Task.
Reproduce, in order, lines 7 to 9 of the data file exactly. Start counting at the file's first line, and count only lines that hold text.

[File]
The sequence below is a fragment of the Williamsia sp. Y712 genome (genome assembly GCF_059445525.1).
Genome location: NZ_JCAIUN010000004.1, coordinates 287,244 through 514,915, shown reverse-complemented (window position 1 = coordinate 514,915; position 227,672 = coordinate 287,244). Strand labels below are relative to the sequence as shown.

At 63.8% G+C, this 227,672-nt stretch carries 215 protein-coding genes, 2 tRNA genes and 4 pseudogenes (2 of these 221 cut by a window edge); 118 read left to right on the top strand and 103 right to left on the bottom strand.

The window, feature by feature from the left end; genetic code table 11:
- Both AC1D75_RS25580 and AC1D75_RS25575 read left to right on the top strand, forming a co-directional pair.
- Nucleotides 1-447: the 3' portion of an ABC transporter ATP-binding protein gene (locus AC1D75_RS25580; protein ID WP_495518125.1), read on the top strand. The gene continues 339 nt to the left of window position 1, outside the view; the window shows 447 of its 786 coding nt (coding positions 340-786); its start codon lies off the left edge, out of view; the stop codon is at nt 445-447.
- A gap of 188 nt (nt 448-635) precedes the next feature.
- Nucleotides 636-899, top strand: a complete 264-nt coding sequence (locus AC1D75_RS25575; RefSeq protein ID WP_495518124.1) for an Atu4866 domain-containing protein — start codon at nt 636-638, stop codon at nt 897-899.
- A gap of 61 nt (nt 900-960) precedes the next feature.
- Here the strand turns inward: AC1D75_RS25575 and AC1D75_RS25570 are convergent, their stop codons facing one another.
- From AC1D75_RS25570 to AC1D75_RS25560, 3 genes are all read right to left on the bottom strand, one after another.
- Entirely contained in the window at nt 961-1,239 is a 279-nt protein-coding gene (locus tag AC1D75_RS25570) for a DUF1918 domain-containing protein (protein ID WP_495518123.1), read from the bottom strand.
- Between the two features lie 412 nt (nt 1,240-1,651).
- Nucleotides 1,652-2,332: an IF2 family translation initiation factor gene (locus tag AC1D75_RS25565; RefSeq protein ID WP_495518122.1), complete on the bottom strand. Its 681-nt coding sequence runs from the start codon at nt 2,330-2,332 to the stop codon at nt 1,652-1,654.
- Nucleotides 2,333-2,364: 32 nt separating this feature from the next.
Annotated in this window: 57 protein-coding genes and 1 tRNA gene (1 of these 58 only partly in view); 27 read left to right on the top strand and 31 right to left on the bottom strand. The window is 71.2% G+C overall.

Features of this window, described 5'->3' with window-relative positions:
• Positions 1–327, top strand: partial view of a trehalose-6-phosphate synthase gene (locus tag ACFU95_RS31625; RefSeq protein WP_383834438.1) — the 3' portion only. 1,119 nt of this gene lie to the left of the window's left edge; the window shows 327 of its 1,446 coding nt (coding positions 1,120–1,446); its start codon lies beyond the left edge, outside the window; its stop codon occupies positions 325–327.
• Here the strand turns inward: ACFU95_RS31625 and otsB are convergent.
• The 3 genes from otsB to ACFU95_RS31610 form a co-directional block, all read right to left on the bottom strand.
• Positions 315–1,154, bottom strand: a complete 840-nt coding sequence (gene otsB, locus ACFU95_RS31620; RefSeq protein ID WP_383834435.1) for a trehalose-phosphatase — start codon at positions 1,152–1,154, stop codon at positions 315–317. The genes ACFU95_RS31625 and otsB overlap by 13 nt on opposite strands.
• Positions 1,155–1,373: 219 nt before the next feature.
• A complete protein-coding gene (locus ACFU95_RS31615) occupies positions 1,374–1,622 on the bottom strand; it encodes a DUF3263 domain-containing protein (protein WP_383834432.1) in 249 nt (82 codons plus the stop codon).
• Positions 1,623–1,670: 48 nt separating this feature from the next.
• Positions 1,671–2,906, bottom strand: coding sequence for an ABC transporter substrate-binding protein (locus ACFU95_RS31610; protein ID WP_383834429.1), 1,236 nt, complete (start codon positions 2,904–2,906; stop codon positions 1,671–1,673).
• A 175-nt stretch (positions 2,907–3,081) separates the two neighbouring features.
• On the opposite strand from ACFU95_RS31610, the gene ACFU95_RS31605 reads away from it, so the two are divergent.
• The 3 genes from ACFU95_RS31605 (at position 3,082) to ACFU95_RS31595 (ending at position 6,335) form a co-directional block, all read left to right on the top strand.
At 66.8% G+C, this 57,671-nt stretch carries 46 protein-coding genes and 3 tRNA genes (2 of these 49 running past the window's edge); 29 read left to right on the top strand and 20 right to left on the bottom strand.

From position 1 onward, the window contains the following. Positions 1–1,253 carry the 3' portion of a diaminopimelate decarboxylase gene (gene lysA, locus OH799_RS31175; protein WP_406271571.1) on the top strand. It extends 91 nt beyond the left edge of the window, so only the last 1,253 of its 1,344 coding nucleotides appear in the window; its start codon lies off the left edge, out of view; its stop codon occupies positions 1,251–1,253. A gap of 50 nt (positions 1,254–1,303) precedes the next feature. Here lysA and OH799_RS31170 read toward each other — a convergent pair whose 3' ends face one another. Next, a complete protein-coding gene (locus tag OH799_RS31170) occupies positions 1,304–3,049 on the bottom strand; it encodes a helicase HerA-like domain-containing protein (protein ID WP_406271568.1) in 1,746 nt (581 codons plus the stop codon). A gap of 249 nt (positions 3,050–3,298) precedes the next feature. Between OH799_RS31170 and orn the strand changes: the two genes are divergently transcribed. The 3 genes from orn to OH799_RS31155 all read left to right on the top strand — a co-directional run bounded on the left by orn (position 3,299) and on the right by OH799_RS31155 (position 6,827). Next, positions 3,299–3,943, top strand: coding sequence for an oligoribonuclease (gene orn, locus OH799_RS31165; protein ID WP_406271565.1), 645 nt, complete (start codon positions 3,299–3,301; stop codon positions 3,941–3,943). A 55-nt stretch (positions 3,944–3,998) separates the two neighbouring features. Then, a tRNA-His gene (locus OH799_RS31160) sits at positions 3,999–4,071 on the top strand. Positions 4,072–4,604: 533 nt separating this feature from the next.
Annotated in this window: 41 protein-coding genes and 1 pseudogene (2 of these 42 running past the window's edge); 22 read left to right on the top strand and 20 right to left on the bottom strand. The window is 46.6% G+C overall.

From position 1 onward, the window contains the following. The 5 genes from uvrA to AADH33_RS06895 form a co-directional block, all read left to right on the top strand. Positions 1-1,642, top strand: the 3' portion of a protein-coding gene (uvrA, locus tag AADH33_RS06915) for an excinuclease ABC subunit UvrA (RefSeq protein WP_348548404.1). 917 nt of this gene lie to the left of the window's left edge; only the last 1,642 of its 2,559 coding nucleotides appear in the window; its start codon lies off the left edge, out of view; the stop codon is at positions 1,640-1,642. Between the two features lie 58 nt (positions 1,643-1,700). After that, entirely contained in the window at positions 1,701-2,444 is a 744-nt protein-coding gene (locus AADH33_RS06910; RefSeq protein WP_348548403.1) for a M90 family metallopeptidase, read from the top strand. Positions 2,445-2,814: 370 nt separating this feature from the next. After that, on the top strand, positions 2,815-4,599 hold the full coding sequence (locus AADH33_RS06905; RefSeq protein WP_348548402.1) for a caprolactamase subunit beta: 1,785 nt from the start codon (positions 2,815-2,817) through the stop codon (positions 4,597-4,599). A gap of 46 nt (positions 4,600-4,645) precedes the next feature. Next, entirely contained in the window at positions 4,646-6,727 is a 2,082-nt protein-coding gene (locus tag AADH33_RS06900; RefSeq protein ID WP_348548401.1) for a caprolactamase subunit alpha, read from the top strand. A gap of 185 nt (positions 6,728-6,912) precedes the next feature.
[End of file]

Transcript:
- A gap of 188 nt (nt 448-635) precedes the next feature.
- Nucleotides 636-899, top strand: a complete 264-nt coding sequence (locus AC1D75_RS25575; RefSeq protein ID WP_495518124.1) for an Atu4866 domain-containing protein — start codon at nt 636-638, stop codon at nt 897-899.
- A gap of 61 nt (nt 900-960) precedes the next feature.